Measure the percentage of users or constituents at your organization who have completed cybersecurity training. This metric shows the success of a training program and can also reveal gaps in information delivery. In some cases, teams can identify specific groups or departments who need more training or hone in on ways the training needs to be streamlined to make it more “doable” or approachable for everyone.
In Princeton University’s case, training completions directly correlated with adopting strong security practices, such as using a password vault to store strong passwords.
ISACA reports, “Due in large part to the awareness program, Princeton users exhibit better password management, reduced phishing risk, understanding of the threat to both their personal and professional lives, and a heightened awareness of appropriate actions and responses for cybersecurity: After only one year Princeton counts 1,100 LastPass accounts, 75 percent of which are used regularly, out of a 2,500 staff target.” It’s key to remember that you won’t achieve perfection right off the bat, so focus on continuous improvement.
When organizations provide their employees with robust security awareness training, they can
- Decrease organizational risk
- Increase trust from both users (employees, students, etc.) and customers in the case of businesses
- Create less work for security teams, allowing them to focus on strategic security improvements
Phishing click-through rates
By measuring the percentage of users who click on phishing links, organizations can better understand the effectiveness of their security training programs and security culture at large. A lower phishing click-through rate shows that a team can successfully identify phishing schemes and will better protect organizational data from malicious activity.
Many organizations use phishing simulations to train staff members and to get quantitative measurements of phishing click-through rates. Shift, a healthcare technology provider, uses KnowBe4’s phishing simulator to train and test their employees. As a result, the Shift team reports that “approximately 80% of our employees contact our IT/security team to determine if an email is a threat and how to handle it.” Again, perfection is rarely attainable, but 80% is a respectable coverage rate!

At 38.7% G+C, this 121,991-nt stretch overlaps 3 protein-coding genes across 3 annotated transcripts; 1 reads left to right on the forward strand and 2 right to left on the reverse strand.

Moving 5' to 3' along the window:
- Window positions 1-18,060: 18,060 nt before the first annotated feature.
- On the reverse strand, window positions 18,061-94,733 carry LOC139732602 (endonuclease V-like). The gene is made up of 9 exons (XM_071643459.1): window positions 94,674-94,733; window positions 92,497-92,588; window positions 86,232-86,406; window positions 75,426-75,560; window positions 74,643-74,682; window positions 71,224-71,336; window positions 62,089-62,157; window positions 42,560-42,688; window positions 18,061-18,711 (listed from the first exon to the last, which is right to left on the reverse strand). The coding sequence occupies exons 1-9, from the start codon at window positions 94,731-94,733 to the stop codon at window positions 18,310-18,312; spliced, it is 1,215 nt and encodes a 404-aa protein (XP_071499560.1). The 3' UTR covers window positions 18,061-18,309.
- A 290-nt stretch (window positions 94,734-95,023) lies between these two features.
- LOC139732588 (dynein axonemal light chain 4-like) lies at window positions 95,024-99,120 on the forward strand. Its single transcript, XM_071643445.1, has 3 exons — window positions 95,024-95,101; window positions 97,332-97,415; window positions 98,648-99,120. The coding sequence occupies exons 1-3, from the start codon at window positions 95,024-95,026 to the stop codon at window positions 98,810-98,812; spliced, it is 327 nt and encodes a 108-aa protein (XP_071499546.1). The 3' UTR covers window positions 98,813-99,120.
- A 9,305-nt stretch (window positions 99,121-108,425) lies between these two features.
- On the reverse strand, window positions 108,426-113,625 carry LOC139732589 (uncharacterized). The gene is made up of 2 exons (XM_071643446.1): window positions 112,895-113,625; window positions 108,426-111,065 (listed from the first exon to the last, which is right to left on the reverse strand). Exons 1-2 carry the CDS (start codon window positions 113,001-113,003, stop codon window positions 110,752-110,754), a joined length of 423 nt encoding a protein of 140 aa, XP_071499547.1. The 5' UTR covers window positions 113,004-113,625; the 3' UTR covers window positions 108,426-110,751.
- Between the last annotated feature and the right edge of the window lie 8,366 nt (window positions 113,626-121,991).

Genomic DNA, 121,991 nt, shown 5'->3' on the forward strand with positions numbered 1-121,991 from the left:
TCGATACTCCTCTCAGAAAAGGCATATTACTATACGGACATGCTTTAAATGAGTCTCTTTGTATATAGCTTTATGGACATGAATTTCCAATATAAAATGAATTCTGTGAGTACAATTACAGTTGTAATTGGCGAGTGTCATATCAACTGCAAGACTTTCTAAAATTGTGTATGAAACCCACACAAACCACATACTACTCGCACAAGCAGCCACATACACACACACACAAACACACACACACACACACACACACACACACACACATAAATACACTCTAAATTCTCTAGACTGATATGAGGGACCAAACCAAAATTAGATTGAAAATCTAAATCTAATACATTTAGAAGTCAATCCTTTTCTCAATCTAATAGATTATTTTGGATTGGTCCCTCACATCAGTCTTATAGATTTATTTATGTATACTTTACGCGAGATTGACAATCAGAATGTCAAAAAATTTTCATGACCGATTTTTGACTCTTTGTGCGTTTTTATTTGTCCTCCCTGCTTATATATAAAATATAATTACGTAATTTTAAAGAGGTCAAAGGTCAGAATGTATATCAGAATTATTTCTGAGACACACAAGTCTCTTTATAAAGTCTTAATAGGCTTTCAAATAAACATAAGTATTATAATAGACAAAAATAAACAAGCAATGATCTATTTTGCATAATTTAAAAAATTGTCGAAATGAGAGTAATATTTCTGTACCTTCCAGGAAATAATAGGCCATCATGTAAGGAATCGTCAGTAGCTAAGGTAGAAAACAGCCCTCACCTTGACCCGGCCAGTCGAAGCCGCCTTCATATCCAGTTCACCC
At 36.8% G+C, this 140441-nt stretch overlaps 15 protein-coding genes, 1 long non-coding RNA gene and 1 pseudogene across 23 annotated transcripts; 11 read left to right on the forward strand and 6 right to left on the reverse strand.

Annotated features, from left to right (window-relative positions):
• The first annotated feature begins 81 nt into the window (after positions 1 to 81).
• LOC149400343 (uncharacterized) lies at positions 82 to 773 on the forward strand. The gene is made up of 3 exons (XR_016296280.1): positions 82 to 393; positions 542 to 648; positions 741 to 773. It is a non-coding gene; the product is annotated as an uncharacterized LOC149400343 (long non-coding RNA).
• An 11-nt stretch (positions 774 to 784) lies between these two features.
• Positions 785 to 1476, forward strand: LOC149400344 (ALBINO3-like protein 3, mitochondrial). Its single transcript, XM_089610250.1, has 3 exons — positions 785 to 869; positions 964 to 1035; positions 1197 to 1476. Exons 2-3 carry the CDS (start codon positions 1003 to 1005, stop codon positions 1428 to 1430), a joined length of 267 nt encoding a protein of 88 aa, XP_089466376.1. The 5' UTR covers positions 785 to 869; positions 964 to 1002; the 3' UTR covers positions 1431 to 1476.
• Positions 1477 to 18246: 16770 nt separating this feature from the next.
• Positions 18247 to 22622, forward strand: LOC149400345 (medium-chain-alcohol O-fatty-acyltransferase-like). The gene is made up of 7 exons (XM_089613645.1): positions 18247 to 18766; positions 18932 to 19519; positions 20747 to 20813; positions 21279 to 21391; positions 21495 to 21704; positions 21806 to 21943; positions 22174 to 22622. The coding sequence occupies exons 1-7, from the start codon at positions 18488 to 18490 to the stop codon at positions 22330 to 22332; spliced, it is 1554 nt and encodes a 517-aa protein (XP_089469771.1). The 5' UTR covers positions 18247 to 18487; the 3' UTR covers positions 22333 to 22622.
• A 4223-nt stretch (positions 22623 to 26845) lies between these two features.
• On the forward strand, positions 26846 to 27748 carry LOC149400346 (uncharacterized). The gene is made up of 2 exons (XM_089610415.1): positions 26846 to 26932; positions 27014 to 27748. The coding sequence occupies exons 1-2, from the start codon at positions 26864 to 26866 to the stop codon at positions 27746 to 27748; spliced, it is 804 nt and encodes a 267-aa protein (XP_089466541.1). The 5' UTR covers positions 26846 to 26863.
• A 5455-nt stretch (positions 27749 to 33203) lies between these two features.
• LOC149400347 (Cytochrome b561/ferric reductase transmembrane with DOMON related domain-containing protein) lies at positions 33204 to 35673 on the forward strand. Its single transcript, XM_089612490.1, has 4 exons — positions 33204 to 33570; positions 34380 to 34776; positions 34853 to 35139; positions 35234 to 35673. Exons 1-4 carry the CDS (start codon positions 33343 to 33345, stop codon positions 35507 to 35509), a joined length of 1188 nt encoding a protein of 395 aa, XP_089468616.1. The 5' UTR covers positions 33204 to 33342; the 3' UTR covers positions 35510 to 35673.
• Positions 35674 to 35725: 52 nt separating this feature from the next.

Risk assessment findings
Leadership teams can rely on risk assessments to steer their security efforts in the right direction. TechTarget recommends five general steps to include in a risk assessment:
- Risk identification
- Risk analysis
- Risk evaluation
Organizations can customize these steps to match their specific objectives. By evaluating and resolving risk in an organized way, they can target the key areas of risk within their organization rather than try to “boil the ocean” and possibly waste valuable resources and budget.
When done right, risk assessments can help organizations:
- Prioritize security strategies and actions
- Reduce risk while managing costs
- Decrease unintentional risky behaviors that could open the door to threats
Positioning your Company for Cybersecurity Success with Blumira
Although many leaders want to foster a strong cybersecurity culture, some might find adding cybersecurity to their already-full plates is overwhelming. These leaders need to choose solutions that empower them to build strong security practices that are manageable and maintainable.
We designed Blumira’s solutions to help busy leaders achieve a strong cybersecurity culture.
Our platform supports time-pressed teams with:
- An all-in-one approach to security, combining SIEM, endpoint visibility, and automated response into one location
- End-to-end visibility of the entire environment improves vital KPIs such as mean time to detect (MTTD) and mean time to respond (MTTR)
- User-friendly interface and fast deployment, making it easy for leaders and technical users to get started
- 24/7 SecOps support provides leadership with the expertise they need to respond to unusual or challenging situations
Want to learn more? Listen to our CTO & founder explain how to build a security culture in a time of increasing complexity.